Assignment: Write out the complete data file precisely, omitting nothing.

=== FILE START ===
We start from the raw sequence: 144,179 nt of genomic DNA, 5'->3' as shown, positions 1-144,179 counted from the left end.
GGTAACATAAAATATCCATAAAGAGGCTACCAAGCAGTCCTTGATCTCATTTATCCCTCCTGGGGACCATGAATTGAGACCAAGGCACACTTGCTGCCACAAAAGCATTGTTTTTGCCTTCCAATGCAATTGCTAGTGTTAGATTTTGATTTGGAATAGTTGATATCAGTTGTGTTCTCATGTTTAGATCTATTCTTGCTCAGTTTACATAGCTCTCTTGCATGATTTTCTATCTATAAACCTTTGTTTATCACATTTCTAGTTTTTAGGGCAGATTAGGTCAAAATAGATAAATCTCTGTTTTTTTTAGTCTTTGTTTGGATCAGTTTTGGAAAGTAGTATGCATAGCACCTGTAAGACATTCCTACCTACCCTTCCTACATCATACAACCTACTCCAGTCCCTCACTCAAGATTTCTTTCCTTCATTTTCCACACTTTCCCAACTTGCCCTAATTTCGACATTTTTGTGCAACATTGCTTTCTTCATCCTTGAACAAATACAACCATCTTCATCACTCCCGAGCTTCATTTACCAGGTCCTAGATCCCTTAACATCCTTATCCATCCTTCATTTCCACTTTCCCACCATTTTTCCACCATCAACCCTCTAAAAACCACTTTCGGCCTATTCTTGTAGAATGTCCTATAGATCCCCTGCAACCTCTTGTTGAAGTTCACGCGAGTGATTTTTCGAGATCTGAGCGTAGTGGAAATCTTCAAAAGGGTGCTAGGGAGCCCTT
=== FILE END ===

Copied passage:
We start from the raw sequence: 144,179 nt of genomic DNA, 5'->3' as shown, positions 1-144,179 counted from the left end.
GGTAACATAAAATATCCATAAAGAGGCTACCAAGCAGTCCTTGATCTCATTTATCCCTCCTGGGGACCATGAATTGAGACCAAGGCACACTTGCTGCCACAAAAGCATTGTTTTTGCCTTCCAATGCAATTGCTAGTGTTAGATTTTGATTTGGAATAGTTGATATCAGTTGTGTTCTCATGTTTAGATCTATTCTTGCTCAGTTTACATAGCTCTCTTGCATGATTTTCTATCTATAAACCTTTGTTTATCACATTTCTAGTTTTTAGGGCAGATTAGGTCAAAATAGATAAATCTCTGTTTTTTTTAGTCTTTGTTTGGATCAGTTTTGGAAAGTAGTATGCATAGCACCTGTAAGACATTCCTACCTACCCTTCCTACATCATACAACCTACTCCAGTCCCTCACTCAAGATTTCTTTCCTTCATTTTCCACACTTTCCCAACTTGCCCTAATTTCGACATTTTTGTGCAACATTGCTTTCTTCATCCTTGAACAAATACAACCATCTTCATCACTCCCGAGCTTCATTTACCAGGTCCTAGATCCCTTAACATCCTTATCCATCCTTCATTTCCACTTTCCCACCATTTTTCCACCATCAACCCTCTAAAAACCACTTTCGGCCTATTCTTGTAGAATGTCCTATAGATCCCCTGCAACCTCTTGTTGAAGTTCACGCGAGTGATTTTTCGAGATCTGAGCGTAGTGGAAATCTTCAAAAGGGTGCTAGGGAGCCCTT